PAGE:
The famous entrepreneur isn’t going to live here, at least not yet. But earlier this month he did announce plans to bulk up an engineering center near Seattle for his SpaceX venture. The invitation-only event was held in the shadow of the Space Needle.
If the plan happens, SpaceX would join Planetary Resources and Blue Origin in a budding Puget Sound space hub. With talent from Boeing, the aerospace cluster and University of Washington, this offers fascinating potential for the region’s future.

Elon Musk sounds like the name of a character from a novel that would invariably include the sentence, “he had not yet decided whether to use his powers for good or for evil.”

He is said to have been the inspiration for the character Tony Stark, played by Robert Downey Jr. in the “Iron Man” movies. He’s also been compared to Steve Jobs and even Thomas Edison.

The real Musk seems like a nice-enough chap, at least based on his ubiquitous appearances in TED talks and other venues.

Even the semidishy essay in Marie Claire magazine by his first wife, Justine, is mostly about the challenge to the marriage as Musk became very rich, very young, started running with a celebrity crowd and exhibited the monomaniacal behavior common to the entrepreneurial tribe.

A native of South Africa, Musk emigrated to Canada and finally to the United States, where he received degrees from the University of Pennsylvania’s prestigious Wharton School. He left Stanford’s Ph.D. program in applied physics after two days to start a business.
In 1995, he co-founded Zip2, an early Internet venture for newspapers. Four years later, he co-founded what would become PayPal. With money from eBay’s acquisition of PayPal, he started SpaceX. He also invested in Tesla Motors, the electric-car company, eventually becoming chief executive. Then there’s Solar City, a major provider of solar-power systems.

Musk has said that early on he sensed three major trends would drive the future: the Internet, the quest for sustainable energy and space exploration. He’s got skin in all three games.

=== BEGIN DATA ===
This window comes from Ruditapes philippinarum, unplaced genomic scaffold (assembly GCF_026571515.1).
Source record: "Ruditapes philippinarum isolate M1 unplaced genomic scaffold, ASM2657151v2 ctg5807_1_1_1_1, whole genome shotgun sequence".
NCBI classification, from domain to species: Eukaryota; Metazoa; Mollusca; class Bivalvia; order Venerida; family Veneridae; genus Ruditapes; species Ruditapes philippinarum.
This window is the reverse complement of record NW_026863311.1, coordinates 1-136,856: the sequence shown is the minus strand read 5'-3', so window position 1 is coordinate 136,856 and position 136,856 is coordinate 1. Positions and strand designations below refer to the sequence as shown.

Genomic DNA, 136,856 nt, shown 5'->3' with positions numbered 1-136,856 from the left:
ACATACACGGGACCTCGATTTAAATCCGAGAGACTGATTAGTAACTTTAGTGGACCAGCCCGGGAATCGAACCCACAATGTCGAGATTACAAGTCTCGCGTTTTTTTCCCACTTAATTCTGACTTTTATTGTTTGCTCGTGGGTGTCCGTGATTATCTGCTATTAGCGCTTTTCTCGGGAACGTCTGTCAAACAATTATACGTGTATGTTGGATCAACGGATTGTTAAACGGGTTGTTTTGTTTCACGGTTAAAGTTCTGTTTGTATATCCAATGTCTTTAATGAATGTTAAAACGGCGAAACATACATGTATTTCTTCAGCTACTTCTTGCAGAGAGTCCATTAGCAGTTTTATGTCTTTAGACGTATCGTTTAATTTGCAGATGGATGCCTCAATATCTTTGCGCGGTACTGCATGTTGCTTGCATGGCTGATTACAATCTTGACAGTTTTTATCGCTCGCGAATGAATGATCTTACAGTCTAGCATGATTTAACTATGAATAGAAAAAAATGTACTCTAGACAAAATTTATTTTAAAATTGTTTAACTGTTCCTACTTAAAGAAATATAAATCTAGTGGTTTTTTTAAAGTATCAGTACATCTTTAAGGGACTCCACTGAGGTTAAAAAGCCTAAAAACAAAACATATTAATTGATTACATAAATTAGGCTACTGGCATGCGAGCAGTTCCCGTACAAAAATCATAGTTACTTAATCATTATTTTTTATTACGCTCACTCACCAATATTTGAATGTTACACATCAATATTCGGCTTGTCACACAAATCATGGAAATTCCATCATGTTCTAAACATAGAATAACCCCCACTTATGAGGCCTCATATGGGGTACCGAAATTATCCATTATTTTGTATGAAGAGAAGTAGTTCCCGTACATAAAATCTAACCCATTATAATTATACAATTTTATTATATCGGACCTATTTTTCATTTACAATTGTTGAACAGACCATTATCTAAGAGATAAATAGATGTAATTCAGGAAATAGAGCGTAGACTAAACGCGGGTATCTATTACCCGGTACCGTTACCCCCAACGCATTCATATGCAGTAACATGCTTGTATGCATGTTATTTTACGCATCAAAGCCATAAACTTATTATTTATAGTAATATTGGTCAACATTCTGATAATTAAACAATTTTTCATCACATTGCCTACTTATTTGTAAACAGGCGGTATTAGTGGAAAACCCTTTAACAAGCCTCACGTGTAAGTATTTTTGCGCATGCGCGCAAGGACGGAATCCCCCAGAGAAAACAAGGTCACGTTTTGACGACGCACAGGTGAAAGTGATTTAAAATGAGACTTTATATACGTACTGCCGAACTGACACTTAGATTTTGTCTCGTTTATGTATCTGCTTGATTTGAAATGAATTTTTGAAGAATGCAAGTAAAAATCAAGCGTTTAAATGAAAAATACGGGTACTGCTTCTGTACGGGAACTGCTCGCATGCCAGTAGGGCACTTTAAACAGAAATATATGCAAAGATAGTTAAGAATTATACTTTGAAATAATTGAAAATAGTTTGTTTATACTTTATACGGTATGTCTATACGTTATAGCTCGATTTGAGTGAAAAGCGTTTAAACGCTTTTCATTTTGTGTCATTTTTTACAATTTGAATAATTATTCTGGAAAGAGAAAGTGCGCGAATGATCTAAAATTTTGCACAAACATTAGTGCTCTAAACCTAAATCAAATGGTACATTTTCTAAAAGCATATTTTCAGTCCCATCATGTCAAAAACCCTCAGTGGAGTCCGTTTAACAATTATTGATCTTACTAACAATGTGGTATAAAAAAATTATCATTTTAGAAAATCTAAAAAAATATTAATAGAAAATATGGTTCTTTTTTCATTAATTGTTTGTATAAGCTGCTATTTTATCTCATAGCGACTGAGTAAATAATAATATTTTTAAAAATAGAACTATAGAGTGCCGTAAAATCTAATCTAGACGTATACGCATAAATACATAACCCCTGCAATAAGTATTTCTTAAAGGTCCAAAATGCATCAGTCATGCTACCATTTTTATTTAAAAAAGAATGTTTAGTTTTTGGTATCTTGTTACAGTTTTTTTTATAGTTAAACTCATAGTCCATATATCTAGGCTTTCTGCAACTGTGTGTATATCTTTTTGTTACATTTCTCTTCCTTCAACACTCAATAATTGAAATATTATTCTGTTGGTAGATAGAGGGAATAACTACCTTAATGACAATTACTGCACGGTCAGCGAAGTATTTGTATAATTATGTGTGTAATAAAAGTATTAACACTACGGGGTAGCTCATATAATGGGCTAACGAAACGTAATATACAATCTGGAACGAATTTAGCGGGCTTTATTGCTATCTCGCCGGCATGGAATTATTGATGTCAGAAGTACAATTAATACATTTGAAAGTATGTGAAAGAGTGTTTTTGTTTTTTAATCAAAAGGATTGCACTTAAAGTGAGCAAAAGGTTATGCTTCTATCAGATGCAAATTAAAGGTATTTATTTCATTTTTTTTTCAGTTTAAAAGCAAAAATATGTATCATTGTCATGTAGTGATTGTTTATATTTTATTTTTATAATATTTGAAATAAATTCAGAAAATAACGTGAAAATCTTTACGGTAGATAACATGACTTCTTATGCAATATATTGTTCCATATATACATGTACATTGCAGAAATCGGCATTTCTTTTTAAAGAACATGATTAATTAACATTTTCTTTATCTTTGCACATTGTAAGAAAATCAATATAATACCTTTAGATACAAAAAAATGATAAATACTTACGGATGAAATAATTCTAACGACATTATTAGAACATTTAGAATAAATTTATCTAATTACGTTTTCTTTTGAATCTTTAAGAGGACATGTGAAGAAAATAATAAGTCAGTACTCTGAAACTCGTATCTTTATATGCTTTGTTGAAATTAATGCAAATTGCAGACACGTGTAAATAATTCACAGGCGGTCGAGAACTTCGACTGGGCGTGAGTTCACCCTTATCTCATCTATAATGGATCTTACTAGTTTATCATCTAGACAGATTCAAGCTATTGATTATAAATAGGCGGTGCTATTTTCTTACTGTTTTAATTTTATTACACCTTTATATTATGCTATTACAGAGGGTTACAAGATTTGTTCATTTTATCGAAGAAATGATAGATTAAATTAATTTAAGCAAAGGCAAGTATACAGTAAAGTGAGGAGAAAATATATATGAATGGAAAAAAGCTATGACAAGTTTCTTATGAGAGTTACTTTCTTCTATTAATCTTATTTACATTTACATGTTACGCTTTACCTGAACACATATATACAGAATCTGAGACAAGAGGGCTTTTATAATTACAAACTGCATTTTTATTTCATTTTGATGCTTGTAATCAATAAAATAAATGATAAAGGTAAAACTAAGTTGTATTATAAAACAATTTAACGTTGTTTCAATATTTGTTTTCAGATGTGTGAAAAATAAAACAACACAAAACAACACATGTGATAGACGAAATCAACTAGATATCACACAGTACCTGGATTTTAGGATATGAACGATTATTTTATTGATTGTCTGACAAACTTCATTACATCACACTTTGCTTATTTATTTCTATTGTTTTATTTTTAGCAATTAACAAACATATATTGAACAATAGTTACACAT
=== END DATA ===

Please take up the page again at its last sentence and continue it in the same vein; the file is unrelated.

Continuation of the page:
At age 43, Musk is seven years younger than Jeff Bezos and more than 15 years younger than Bill Gates.

His achievements haven’t come without controversy. Tesla played off several states against each other for a battery factory. Nevada, desperate to diversify its low-wage economy, won, if you can call it that.

The price tag was $1.4 billion in incentives and whether it ever pays off for the state is a big question. A Fortune magazine investigation showed Musk not merely as a visionary but also a master manipulator with a shaky deal. Musk, no shrinking violet, fired back on his blog.

SpaceX is a combination of the practical and the hyperambitious, some would say dreamy.

On the practical side, the company is one of those chosen by the U.S. government to resupply the International Space Station. Musk also hopes to put 4,000 satellites in low-Earth orbit to provide inexpensive Internet access worldwide.

The satellite venture will be based here, with no financial incentives from the state.

But he also wants to make space travel less expensive, generate “a lot of money” through SpaceX, and eventually establish a Mars colony.

“SpaceX, or some combination of companies and governments, needs to make progress in the direction of making life multiplanetary, of establishing a base on another planet, on Mars — being the only realistic option — and then building that base up until we’re a true multiplanet species,” he said during a TED presentation.

It’s heady stuff. And attractive enough to lead Google and Fidelity Investments to commit $1 billion to SpaceX.

Also, in contrast with the “rent-seeking” and financial plays of so many of the superwealthy, Musk actually wants to create jobs and solve practical problems.

If there’s a cautionary note, it is that market forces alone can’t address many of our most serious challenges. Indeed, in some cases they make them worse.

Worsening income inequality is the work of the hidden hand, unfettered by antitrust regulation, progressive taxation, unions and protections against race-to-the-bottom globalization.

If the hidden costs of spewing more carbon into the atmosphere are not priced in, we have today’s market failure exacerbating climate change. Electric cars won’t fix that as long as the distortions favoring fossil fuels remain.

So a broken, compromised government that’s cutting research dollars and failing to invest in education and forward-leaning infrastructure is a major impediment.

The United States did not reach the moon because of a clever billionaire, but through a national endeavor to serve the public good. I know, that’s “so 20th century.” 

Also, as Northwestern University economist Robert Gordon might argue, visionaries such as Thomas Edison grabbed relatively low-hanging fruit, with electrification creating huge numbers of jobs. 

Merely recovering the lost demand of the Great Recession has proved difficult. Another electrificationlike revolution that lifts all boats seems improbable.

I’m not sure that’s true. But it will take more than Iron Man to rescue the many Americans still suffering.

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Age of stars can now be pinned to their spin